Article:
Day 16 of #RPGaDAY.
Game You Wish You Owned.
So, actually three choices here. The obligatory choice, the not not quite a game choice, and my actual choice.
The obligatory choice – Nobilis 2nd Edition.
This is one of those games that everyone wishes they owned. A game of gods (well, more or less) in the modern day, it’s a weird gem of an RPG. I’ve never had the chance to play it, but I’d dearly like to.
Now, Nobilis is actually still in print, with a third edition published in 2011. That’s a lovely book, and probably the best edition of the game to date, but it’s not the impressive tome that 2nd Edition was. It was a large format coffee-table book, beautifully produced and illustrated. I remember looking at it in Waterstones (or Ottakar’s as it was at the time), considering buying it, and then not having quite enough money to do so. It’s high on my list of RPG regrets…
The not quite a game choice – The Planescape Campaign setting boxed set.
This is another missed purchase from my youth. Planescape, the world and dimension-hopping setting for D&D opened up planar exploration to all characters, not just the most powerful magic users. It embraced the weird of D&D wholeheartedly, examined the extremes of the alignment system by embodying them in places and creatures, and just had so much style of its own.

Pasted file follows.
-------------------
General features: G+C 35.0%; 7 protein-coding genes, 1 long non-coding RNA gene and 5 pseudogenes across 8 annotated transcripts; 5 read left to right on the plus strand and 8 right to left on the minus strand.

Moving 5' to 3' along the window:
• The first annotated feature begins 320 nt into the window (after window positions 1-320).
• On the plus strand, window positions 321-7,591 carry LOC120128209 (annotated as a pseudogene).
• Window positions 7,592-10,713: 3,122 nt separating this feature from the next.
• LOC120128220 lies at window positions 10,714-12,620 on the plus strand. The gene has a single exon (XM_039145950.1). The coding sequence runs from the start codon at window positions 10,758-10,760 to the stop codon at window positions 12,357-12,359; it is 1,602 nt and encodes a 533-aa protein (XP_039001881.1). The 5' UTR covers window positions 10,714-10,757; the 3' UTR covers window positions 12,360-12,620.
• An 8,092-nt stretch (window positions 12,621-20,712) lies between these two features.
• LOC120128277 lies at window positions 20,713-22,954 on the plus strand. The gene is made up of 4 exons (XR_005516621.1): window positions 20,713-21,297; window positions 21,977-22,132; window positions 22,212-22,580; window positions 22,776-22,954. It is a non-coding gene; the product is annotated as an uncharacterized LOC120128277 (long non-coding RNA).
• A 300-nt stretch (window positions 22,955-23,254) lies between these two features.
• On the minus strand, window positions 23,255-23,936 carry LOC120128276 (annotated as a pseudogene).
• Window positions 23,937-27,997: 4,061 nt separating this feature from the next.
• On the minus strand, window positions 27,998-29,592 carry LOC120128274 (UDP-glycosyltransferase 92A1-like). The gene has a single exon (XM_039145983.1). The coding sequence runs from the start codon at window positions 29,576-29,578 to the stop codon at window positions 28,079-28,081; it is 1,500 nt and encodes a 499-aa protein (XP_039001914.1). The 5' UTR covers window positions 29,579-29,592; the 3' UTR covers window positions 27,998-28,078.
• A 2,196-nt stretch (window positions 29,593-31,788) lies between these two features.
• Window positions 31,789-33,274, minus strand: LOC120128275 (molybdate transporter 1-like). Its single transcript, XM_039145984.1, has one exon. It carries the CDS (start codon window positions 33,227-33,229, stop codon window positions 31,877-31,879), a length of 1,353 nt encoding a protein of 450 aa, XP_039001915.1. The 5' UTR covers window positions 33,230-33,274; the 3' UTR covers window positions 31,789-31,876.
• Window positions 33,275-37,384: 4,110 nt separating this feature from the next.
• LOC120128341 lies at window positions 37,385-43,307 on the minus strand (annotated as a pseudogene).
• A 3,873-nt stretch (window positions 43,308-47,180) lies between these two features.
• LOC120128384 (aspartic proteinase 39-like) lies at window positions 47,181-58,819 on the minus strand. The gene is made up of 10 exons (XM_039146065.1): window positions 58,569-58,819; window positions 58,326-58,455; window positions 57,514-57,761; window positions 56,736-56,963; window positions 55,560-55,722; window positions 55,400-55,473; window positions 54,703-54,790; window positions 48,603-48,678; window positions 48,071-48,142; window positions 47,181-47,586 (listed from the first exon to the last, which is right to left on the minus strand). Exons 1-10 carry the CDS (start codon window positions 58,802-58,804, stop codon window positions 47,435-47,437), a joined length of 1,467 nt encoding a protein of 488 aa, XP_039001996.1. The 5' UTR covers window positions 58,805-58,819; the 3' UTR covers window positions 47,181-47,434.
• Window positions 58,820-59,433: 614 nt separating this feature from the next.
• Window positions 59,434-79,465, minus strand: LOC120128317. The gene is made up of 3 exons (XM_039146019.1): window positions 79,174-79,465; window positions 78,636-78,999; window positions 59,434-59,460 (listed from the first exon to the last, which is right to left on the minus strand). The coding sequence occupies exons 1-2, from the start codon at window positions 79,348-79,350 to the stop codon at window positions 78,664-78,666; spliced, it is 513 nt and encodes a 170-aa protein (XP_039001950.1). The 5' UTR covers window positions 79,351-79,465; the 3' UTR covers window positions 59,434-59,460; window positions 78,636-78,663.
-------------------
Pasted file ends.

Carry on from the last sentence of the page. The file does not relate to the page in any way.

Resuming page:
It’s Victoriana fantasy done well, enhancing its setting and feel with these element rather than just using them for the sake of the aesthetic. The city of Sigil is an enduring element of D&D, appearing in various editions of D&D since the release of the Planescape setting.
The actual choice – The Dune RPG.
Possibly one of the rarest RPGs ever made, the Dune RPG only briefly saw print in 2000 shortly before the publishing company (Last Unicorn Games) was bought by Wizards of the Coast. The actual RPG was a little limited in scope, casting the PCs as members of the entourage of minor houses associated with one of the Great Houses. I guess it’s Star Wars syndrome, not wanting to put the PCs in the way of the main characters of the fiction.
Dune has always seemed like an obvious licensed property for an RPG, so I’m surprised there’s not been an attempt made to produce another (other than the short lived work on making a d20 version of this game). I can only assume there’s some complication or strings attached to the licence, given how obvious it seems, and how much Dune has influenced assorted RPG and wargaming settings.